| Barnes, Rebecca. “Steinbeck’s East of Eden.” Explicator 55.3 (1997): 159-60.
States that Steinbeck’s use of Greek mythology in East of Eden has been overlooked and
he appearance of boxes throughout the novel suggests the story of Pandora’s box. Argues
that Cathy allows herself to be defined as the “evil” Pandora, while Abra breaks the Pandora
myth by choosing to define herself.
Ditsky, John. “ ‘I Kind of Like Caleb’: Naming in East of Eden.” Steinbeck Newsletter
10.1 (1997): 7-9.
Explores the A (Abel)/C (Cain) naming pattern in East of Eden. Explains that the pattern is
ironic as well as symbolic. Points out that if the initial C in Caleb is discarded (as Caleb finally
discards the symbolic implication of C), the result is an anagram for Abel.
Hess, Natalie. “Code Switching and Style-Shifting as Markers of Liminality in Literature.”
Language and Literature: Journal of the Poetics of Linguistics Association
5.1 (1996): 5-18.
Uses Harper Lee, John Steinbeck, and Charlotte Bronte to point out how code switching
and style shifting underline themes of alienation, transition, and liminality. Begins by defining
code switching and liminality. Focuses on servant figures as “literature’s natural code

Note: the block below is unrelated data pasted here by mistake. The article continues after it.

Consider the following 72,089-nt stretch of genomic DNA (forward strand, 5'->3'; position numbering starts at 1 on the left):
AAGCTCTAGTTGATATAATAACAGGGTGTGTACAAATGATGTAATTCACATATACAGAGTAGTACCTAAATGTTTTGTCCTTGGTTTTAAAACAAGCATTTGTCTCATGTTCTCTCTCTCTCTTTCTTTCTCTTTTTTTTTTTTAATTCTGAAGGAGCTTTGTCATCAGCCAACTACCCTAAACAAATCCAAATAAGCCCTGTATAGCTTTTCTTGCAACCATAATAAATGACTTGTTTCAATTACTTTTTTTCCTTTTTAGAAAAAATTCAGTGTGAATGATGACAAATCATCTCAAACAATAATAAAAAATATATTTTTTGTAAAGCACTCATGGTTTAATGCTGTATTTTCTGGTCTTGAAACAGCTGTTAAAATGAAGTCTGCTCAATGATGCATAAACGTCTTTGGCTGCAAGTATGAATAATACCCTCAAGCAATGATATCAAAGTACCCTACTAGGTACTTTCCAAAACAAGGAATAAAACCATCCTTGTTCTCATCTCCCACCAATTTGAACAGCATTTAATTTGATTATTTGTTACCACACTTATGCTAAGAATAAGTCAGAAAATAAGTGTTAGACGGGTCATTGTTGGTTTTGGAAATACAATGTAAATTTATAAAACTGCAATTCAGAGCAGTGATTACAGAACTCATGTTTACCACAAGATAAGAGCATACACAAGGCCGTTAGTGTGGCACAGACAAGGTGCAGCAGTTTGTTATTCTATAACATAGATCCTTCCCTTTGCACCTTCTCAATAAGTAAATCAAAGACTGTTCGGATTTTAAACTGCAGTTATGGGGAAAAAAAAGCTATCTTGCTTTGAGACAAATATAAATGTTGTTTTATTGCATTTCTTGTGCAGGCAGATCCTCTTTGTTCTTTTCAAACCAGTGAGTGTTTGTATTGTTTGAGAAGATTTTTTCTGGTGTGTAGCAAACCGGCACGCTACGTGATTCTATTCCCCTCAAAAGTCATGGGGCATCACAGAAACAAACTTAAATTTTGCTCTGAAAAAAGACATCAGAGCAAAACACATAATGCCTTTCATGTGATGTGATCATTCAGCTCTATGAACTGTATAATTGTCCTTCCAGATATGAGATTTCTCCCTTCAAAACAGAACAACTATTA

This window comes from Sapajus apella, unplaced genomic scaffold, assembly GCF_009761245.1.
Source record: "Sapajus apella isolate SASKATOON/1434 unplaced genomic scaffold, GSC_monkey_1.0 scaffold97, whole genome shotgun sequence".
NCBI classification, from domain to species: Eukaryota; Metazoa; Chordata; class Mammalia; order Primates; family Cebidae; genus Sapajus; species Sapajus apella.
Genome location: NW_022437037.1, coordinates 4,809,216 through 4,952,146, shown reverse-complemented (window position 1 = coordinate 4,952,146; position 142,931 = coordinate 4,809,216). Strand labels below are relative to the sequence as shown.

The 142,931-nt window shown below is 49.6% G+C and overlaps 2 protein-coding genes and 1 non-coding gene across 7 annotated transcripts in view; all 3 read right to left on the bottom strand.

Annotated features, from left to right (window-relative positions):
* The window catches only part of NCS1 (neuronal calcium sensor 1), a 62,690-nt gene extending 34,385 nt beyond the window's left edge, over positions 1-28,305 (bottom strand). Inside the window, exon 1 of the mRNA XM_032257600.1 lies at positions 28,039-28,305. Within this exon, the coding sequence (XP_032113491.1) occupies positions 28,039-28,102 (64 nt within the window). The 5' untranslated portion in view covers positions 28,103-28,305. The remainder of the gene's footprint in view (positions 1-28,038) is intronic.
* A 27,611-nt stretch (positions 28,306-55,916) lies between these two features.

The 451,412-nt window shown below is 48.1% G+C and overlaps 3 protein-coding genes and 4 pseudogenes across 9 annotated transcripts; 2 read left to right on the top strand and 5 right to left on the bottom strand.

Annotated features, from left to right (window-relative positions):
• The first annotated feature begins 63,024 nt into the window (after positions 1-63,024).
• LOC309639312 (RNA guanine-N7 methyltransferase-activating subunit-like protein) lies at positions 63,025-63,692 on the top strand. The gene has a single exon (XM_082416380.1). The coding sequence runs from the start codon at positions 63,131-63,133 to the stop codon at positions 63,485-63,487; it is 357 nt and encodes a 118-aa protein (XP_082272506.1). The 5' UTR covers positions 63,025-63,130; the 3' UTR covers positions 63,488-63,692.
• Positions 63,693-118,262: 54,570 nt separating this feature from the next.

switchers.” Demonstrates how the issue of audience influences the language a code
switcher uses by excerpting a lengthy passage from East of Eden in which the
Chinese-American Lee explains his use of Pidgin to Samuel Hamilton.
Smith, Joel A. Steinbeck on Stage and Film. Louisville, KY: Actors Theatre
of Louisville, 1996.
Reports the proceedings of the 12th Annual Brown-Forman Classics in Context Festival,
October 23-November 23, 1996 by the Actors Theatre of Louisville. Discusses the staging
of East of Eden, which was performed in two parts for the festival. Features Jay Parini’s
lecture, “Toward East of Eden: Steinbeck’s Life of Writing” and Porter Anderson’s lecture
“West of Sag Harbor: The Very American Theatricality of John Steinbeck.” Also includes
excerpts from the panel discussion by Robert DeMott, John Seelye, and Susan Shillinglaw.
Tagaya, Satoru. “Is East of Eden a ‘Postmodern Metafiction’?” Steinbeck Studies 19
Not available for annotation.
Wright, Terence R. “East of Eden as Western Midrash: Steinbeck’s Re-Marking
of Cain.” Religion and the Arts 2 (1998): 488-518.
Defines Western midrash as writers’ attempts “to make sense of the Bible in terms
of their own understanding of the world.” Section I looks at the work of modern theorists
who write within the midrashic tradition. Section II focuses on the Cain and Abel story
in Genesis 4, in midrashic commentary, and in later literature. Section III explores
Steinbeck’s understanding of the story. Section IV considers the ways East of Eden
provides a supplement to the original biblical story.
|John Steinbeck Bibliography
East of Eden Works